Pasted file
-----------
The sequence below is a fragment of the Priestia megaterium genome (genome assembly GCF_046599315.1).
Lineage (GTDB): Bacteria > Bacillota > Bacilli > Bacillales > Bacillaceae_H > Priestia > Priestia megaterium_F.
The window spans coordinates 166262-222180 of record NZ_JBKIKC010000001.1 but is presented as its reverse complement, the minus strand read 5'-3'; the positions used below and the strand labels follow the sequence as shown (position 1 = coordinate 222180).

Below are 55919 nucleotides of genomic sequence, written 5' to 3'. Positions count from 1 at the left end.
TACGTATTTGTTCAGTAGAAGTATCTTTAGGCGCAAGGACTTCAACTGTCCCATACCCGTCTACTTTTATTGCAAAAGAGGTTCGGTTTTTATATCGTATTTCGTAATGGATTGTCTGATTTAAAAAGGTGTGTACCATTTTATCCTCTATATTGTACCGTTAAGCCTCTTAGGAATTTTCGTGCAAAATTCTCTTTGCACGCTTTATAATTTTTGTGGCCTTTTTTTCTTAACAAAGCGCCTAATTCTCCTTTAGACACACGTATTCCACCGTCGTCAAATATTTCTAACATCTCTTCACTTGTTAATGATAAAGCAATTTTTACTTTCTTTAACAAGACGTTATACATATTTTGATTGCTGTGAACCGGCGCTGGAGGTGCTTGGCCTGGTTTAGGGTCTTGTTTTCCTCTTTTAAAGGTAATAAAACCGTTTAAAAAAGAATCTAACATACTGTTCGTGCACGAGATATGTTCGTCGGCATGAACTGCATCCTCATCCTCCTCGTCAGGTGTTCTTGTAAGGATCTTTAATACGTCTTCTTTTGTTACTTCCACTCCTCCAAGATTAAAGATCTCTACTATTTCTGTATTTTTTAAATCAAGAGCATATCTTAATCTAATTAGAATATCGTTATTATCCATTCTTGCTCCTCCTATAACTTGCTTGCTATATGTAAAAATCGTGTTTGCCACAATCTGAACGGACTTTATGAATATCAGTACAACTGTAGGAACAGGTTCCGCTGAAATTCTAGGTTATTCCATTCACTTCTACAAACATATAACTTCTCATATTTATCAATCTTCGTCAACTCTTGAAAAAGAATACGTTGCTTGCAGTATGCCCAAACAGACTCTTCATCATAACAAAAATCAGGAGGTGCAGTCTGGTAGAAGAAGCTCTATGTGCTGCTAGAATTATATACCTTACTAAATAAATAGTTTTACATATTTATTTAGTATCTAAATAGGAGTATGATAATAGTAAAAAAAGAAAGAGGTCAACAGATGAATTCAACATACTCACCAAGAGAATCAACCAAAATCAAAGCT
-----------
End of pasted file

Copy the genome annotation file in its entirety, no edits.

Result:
The sequence below is a fragment of the Priestia megaterium genome (genome assembly GCF_046599315.1).
Lineage (GTDB): Bacteria > Bacillota > Bacilli > Bacillales > Bacillaceae_H > Priestia > Priestia megaterium_F.
The window spans coordinates 166262-222180 of record NZ_JBKIKC010000001.1 but is presented as its reverse complement, the minus strand read 5'-3'; the positions used below and the strand labels follow the sequence as shown (position 1 = coordinate 222180).

Below are 55919 nucleotides of genomic sequence, written 5' to 3'. Positions count from 1 at the left end.
TACGTATTTGTTCAGTAGAAGTATCTTTAGGCGCAAGGACTTCAACTGTCCCATACCCGTCTACTTTTATTGCAAAAGAGGTTCGGTTTTTATATCGTATTTCGTAATGGATTGTCTGATTTAAAAAGGTGTGTACCATTTTATCCTCTATATTGTACCGTTAAGCCTCTTAGGAATTTTCGTGCAAAATTCTCTTTGCACGCTTTATAATTTTTGTGGCCTTTTTTTCTTAACAAAGCGCCTAATTCTCCTTTAGACACACGTATTCCACCGTCGTCAAATATTTCTAACATCTCTTCACTTGTTAATGATAAAGCAATTTTTACTTTCTTTAACAAGACGTTATACATATTTTGATTGCTGTGAACCGGCGCTGGAGGTGCTTGGCCTGGTTTAGGGTCTTGTTTTCCTCTTTTAAAGGTAATAAAACCGTTTAAAAAAGAATCTAACATACTGTTCGTGCACGAGATATGTTCGTCGGCATGAACTGCATCCTCATCCTCCTCGTCAGGTGTTCTTGTAAGGATCTTTAATACGTCTTCTTTTGTTACTTCCACTCCTCCAAGATTAAAGATCTCTACTATTTCTGTATTTTTTAAATCAAGAGCATATCTTAATCTAATTAGAATATCGTTATTATCCATTCTTGCTCCTCCTATAACTTGCTTGCTATATGTAAAAATCGTGTTTGCCACAATCTGAACGGACTTTATGAATATCAGTACAACTGTAGGAACAGGTTCCGCTGAAATTCTAGGTTATTCCATTCACTTCTACAAACATATAACTTCTCATATTTATCAATCTTCGTCAACTCTTGAAAAAGAATACGTTGCTTGCAGTATGCCCAAACAGACTCTTCATCATAACAAAAATCAGGAGGTGCAGTCTGGTAGAAGAAGCTCTATGTGCTGCTAGAATTATATACCTTACTAAATAAATAGTTTTACATATTTATTTAGTATCTAAATAGGAGTATGATAATAGTAAAAAAAGAAAGAGGTCAACAGATGAATTCAACATACTCACCAAGAGAATCAACCAAAATCAAAGCT